I have met Anna Tibaijuka, who heads up UN-Habitat, to discuss the slum upgrading programme and the facility that she is advocating. In the end, the most important thing is to give resources to the people who have responsibility for providing clean water and sanitation in the urban areas of Africa and Asia. This country’s history shows that local authorities, as they developed, were principally responsible for putting in place piped water and sewerage systems, which did more than anything else in 19th century Britain to prolong life expectancy. Developing countries are going through exactly the same process, and we need to ensure that they have the means, the political will—that must come from within—and resources at a local and city level, given that that is where the investment must be made.

The Select Committee on International Development’s recent report highlighted the fact that sanitation is a poorly performing target within the Department, and it recommended the establishment of a sanitation agency. I cannot support that request. Does the Secretary of State not think that it would be more appropriate for him, his Department and his civil servants to highlight sanitation as an issue, to focus on it and to try to improve the situation?

I think that that is what we are doing. In fairness to the Select Committee, it acknowledged that the UK played a leading role in securing a millennium development goal target on sanitation, which was agreed in 2002. Britain deserves credit for having pushed for that. Secondly, our support for the rural hygiene, sanitation and water supply project in Bangladesh has helped 7.7 million people in the first five years, and we are funding a UNICEF programme in India that aims to reach 213 million people. In addition, the community-led total sanitation initiative is a practical way of dealing with the problem. It is very blunt and direct; it involves going into villages and saying, “We’ve got to take a decision to stop open defecation in this village because that’s the cause of a lot of ill-health,” and it works, because it does not have a fixed plan. It works with the community and finds solutions. In some cases, the price of the plates that are needed for pit latrines has come down to as little as a dollar. These are the practical steps that need to be taken if more people are to have clean sanitation.

What role does my right hon. Friend think that private water companies can play in ensuring clean water and sanitation through charitable work, and what will he do to ensure that our private companies do even more charitable work overseas?

I welcome the contribution of any organisation that supports charitable work to provide clean water and sanitation. On the public-private argument, I welcome what the Select Committee report had to say. In the end, we are not having an ideological debate about public or private; the issue that we should be interested in is the most effective way of getting clean water and sanitation to the largest number of people. I am interested in what works.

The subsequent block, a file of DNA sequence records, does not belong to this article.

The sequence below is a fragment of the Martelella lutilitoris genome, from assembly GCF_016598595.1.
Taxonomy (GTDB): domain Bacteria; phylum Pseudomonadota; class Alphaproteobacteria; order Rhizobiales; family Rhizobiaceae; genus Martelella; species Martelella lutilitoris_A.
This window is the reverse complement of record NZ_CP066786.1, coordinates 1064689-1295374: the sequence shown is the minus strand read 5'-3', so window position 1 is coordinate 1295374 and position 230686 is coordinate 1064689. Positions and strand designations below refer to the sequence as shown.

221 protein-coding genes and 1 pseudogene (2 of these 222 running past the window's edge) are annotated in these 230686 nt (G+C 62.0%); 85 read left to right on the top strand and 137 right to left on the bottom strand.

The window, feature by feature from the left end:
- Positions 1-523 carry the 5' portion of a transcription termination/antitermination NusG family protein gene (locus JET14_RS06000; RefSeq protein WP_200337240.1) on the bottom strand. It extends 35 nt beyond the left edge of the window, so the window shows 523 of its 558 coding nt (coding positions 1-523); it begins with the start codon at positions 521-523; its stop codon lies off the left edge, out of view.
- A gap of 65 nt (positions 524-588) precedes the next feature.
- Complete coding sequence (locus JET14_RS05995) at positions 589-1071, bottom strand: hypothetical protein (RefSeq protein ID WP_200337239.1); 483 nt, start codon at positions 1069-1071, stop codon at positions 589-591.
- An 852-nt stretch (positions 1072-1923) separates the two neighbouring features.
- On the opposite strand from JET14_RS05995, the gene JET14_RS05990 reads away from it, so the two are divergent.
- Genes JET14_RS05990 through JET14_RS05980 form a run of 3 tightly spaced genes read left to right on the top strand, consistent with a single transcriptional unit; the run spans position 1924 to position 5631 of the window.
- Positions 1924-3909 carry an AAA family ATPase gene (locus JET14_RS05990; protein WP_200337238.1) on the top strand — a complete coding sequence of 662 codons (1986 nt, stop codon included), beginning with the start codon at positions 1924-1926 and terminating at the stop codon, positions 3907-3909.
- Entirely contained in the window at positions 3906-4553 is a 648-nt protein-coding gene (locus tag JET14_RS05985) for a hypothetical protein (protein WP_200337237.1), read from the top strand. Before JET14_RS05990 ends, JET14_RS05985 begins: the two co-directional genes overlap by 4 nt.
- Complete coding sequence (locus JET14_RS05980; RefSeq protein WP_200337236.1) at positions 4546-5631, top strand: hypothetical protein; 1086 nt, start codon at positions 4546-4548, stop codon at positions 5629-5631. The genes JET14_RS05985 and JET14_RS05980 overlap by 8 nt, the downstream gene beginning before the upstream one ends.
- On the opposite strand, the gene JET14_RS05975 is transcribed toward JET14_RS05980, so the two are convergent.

The Secretary of State must be acutely aware of the widespread concern, expressed by the Select Committee, numerous non-governmental organisations and many others, that clean water and, in particular, the unglamorous but vital issue of sanitation risk becoming the orphan millennium development goals. On current progress, we will not meet those targets for nearly 70 years. Is not all our work on prioritising health and education undermined if girls have to walk five miles each day to get water for their families, and if children risk death from poor sanitation?

The hon. Gentleman is absolutely right, and that is why providing clean water is not just good for the health of children and communities, but very good for getting girls into school. That is why, as I saw for myself on a recent visit to Malawi, providing toilets as well as classrooms is absolutely fundamental in the education work that we support. That maximises the chances of girls coming to school, and, as they get older, staying in school, which they will not do if there are no toilets for them to use. The issue is how we integrate all the approaches to health, education, water and sanitation to ensure the progress that the hon. Gentleman and I both want.

Faith-Based Organisations

4. What percentage of aid provided by his Department was distributed through faith-based organisations in 2006-07. (136208)

In 2005-06 the Department for International Development provided more than £23 million to UK-based faith groups, including Christian Aid, the Catholic Fund for Overseas Development and Islamic Relief. That sum represents about 10 per cent. of funding to UK civil society. It does not include DFID funds that are passed to faith groups through multilateral donors, or through developing country Governments, so the total sum will be much higher.

I thank the Minister for that response, and I congratulate him, the Secretary of State and all officials in his Department on rightly recognising the important work that faith-based organisations such as Tearfund, CAFOD, World Vision and Christian Aid do in delivering aid and development all over the world. Would the Minister like to put on record today a reaffirmation of the importance of faith-based groups delivering such aid?